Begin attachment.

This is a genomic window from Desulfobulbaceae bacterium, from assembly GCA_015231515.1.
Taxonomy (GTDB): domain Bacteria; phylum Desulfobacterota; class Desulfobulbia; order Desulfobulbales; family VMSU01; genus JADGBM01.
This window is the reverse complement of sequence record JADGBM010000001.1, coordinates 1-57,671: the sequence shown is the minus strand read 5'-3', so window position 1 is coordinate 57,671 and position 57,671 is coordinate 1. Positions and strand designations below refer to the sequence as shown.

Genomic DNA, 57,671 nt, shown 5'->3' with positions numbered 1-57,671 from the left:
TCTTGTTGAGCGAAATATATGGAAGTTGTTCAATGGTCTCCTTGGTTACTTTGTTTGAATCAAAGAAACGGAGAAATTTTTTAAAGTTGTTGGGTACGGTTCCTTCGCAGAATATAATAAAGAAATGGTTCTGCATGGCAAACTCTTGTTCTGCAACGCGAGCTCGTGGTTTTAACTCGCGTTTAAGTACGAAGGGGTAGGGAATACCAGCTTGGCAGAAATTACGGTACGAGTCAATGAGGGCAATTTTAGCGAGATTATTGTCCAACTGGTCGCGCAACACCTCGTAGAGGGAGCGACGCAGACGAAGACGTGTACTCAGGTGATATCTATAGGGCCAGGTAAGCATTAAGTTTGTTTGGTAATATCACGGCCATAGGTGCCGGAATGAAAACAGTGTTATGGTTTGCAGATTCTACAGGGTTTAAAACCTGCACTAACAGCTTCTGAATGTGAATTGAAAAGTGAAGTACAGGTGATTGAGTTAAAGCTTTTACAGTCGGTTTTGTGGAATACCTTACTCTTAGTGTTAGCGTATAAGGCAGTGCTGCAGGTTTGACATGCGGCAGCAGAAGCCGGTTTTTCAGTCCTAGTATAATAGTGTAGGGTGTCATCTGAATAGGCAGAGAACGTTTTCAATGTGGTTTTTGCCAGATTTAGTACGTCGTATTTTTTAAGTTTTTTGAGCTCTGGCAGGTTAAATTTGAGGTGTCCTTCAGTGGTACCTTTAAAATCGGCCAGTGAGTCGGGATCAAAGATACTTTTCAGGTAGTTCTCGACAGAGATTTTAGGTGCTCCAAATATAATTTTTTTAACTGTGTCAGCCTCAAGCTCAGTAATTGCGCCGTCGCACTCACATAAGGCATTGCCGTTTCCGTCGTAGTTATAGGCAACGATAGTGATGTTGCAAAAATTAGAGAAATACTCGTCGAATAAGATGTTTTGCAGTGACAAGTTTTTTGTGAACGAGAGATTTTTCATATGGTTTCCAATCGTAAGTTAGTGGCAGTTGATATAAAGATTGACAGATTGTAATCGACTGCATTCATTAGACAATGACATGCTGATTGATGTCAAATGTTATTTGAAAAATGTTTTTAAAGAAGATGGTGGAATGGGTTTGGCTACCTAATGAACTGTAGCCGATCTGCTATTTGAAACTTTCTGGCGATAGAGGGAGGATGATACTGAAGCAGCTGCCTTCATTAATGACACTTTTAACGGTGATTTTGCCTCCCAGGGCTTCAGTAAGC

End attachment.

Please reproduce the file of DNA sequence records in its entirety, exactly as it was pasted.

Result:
This is a genomic window from Desulfobulbaceae bacterium, from assembly GCA_015231515.1.
Taxonomy (GTDB): domain Bacteria; phylum Desulfobacterota; class Desulfobulbia; order Desulfobulbales; family VMSU01; genus JADGBM01.
This window is the reverse complement of sequence record JADGBM010000001.1, coordinates 1-57,671: the sequence shown is the minus strand read 5'-3', so window position 1 is coordinate 57,671 and position 57,671 is coordinate 1. Positions and strand designations below refer to the sequence as shown.

Genomic DNA, 57,671 nt, shown 5'->3' with positions numbered 1-57,671 from the left:
TCTTGTTGAGCGAAATATATGGAAGTTGTTCAATGGTCTCCTTGGTTACTTTGTTTGAATCAAAGAAACGGAGAAATTTTTTAAAGTTGTTGGGTACGGTTCCTTCGCAGAATATAATAAAGAAATGGTTCTGCATGGCAAACTCTTGTTCTGCAACGCGAGCTCGTGGTTTTAACTCGCGTTTAAGTACGAAGGGGTAGGGAATACCAGCTTGGCAGAAATTACGGTACGAGTCAATGAGGGCAATTTTAGCGAGATTATTGTCCAACTGGTCGCGCAACACCTCGTAGAGGGAGCGACGCAGACGAAGACGTGTACTCAGGTGATATCTATAGGGCCAGGTAAGCATTAAGTTTGTTTGGTAATATCACGGCCATAGGTGCCGGAATGAAAACAGTGTTATGGTTTGCAGATTCTACAGGGTTTAAAACCTGCACTAACAGCTTCTGAATGTGAATTGAAAAGTGAAGTACAGGTGATTGAGTTAAAGCTTTTACAGTCGGTTTTGTGGAATACCTTACTCTTAGTGTTAGCGTATAAGGCAGTGCTGCAGGTTTGACATGCGGCAGCAGAAGCCGGTTTTTCAGTCCTAGTATAATAGTGTAGGGTGTCATCTGAATAGGCAGAGAACGTTTTCAATGTGGTTTTTGCCAGATTTAGTACGTCGTATTTTTTAAGTTTTTTGAGCTCTGGCAGGTTAAATTTGAGGTGTCCTTCAGTGGTACCTTTAAAATCGGCCAGTGAGTCGGGATCAAAGATACTTTTCAGGTAGTTCTCGACAGAGATTTTAGGTGCTCCAAATATAATTTTTTTAACTGTGTCAGCCTCAAGCTCAGTAATTGCGCCGTCGCACTCACATAAGGCATTGCCGTTTCCGTCGTAGTTATAGGCAACGATAGTGATGTTGCAAAAATTAGAGAAATACTCGTCGAATAAGATGTTTTGCAGTGACAAGTTTTTTGTGAACGAGAGATTTTTCATATGGTTTCCAATCGTAAGTTAGTGGCAGTTGATATAAAGATTGACAGATTGTAATCGACTGCATTCATTAGACAATGACATGCTGATTGATGTCAAATGTTATTTGAAAAATGTTTTTAAAGAAGATGGTGGAATGGGTTTGGCTACCTAATGAACTGTAGCCGATCTGCTATTTGAAACTTTCTGGCGATAGAGGGAGGATGATACTGAAGCAGCTGCCTTCATTAATGACACTTTTAACGGTGATTTTGCCTCCCAGGGCTTCAGTAAGC